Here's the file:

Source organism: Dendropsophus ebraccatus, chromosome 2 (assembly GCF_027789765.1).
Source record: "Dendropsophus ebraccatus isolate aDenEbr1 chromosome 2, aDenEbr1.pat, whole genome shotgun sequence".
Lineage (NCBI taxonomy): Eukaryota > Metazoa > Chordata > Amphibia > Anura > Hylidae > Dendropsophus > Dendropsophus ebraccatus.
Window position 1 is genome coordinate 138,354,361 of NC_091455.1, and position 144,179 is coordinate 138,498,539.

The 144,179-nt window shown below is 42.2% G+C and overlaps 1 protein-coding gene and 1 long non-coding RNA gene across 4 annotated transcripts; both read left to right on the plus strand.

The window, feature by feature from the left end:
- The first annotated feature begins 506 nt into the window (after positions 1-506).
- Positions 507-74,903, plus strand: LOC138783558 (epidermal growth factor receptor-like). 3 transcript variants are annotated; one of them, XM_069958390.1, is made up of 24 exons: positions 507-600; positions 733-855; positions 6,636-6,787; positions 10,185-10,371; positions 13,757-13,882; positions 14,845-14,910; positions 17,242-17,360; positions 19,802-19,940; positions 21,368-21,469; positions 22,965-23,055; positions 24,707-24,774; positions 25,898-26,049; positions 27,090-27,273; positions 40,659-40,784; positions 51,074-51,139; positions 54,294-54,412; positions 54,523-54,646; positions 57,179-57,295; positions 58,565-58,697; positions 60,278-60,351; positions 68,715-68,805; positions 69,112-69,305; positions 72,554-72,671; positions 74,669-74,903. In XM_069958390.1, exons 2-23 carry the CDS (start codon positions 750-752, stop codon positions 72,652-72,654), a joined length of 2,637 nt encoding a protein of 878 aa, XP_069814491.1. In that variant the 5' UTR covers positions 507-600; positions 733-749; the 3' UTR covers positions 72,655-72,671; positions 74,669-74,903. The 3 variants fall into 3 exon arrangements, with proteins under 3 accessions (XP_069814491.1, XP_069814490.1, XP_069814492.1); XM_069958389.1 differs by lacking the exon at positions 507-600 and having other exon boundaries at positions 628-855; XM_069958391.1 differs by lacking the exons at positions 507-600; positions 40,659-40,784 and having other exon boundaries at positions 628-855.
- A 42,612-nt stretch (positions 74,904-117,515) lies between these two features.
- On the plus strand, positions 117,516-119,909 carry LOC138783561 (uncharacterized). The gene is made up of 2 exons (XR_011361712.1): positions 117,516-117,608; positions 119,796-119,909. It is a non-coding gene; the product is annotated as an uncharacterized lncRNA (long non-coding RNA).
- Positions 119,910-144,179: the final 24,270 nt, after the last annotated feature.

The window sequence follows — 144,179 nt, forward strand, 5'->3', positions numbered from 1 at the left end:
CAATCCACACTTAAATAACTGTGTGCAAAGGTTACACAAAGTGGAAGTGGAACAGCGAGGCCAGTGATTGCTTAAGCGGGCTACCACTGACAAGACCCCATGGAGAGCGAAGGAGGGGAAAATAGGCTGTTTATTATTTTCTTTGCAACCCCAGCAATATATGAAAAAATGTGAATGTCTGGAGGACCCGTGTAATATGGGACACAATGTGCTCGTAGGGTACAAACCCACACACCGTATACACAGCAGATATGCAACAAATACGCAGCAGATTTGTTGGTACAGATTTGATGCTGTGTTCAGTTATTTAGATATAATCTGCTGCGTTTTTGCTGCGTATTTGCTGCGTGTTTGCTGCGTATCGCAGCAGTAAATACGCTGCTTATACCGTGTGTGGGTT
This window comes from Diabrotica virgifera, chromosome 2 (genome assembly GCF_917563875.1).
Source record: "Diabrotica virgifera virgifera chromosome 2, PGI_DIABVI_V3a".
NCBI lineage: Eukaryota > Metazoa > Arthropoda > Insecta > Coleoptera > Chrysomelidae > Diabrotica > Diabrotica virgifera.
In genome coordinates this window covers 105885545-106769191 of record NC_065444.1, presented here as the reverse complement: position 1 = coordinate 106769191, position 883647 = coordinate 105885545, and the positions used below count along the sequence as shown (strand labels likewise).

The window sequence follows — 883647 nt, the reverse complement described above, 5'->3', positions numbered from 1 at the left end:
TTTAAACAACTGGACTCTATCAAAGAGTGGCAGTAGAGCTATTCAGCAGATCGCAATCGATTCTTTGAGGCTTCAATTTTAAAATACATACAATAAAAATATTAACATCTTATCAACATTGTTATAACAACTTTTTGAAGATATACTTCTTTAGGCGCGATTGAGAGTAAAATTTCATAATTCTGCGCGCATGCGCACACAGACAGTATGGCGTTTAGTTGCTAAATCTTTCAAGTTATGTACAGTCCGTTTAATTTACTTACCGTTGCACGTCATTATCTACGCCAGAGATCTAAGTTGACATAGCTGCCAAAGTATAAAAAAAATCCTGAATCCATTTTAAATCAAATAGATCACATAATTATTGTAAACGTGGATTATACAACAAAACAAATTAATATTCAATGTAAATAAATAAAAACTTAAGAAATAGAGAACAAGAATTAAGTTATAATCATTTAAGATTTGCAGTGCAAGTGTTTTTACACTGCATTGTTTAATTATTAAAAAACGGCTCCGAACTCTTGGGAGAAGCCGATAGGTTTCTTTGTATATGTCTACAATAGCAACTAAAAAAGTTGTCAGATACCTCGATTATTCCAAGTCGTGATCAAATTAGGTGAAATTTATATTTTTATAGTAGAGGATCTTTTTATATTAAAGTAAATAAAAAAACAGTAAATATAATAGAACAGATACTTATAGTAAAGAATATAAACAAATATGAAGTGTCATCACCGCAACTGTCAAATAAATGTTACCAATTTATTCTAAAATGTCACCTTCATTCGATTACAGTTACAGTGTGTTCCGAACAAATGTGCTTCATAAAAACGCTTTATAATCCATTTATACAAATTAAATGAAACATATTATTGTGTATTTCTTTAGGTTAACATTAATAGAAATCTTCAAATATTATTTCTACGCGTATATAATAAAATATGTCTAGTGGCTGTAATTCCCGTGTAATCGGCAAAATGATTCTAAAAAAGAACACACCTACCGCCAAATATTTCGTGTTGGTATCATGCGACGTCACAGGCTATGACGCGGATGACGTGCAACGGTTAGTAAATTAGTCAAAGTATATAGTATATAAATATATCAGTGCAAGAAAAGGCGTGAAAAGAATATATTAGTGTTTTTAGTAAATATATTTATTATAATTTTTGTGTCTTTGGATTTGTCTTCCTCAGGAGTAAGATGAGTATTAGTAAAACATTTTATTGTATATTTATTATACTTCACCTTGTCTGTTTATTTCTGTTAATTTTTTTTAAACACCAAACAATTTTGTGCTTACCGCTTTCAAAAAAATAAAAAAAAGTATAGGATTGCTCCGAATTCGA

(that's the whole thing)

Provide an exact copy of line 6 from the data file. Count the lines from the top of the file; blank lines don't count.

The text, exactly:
The window, feature by feature from the left end: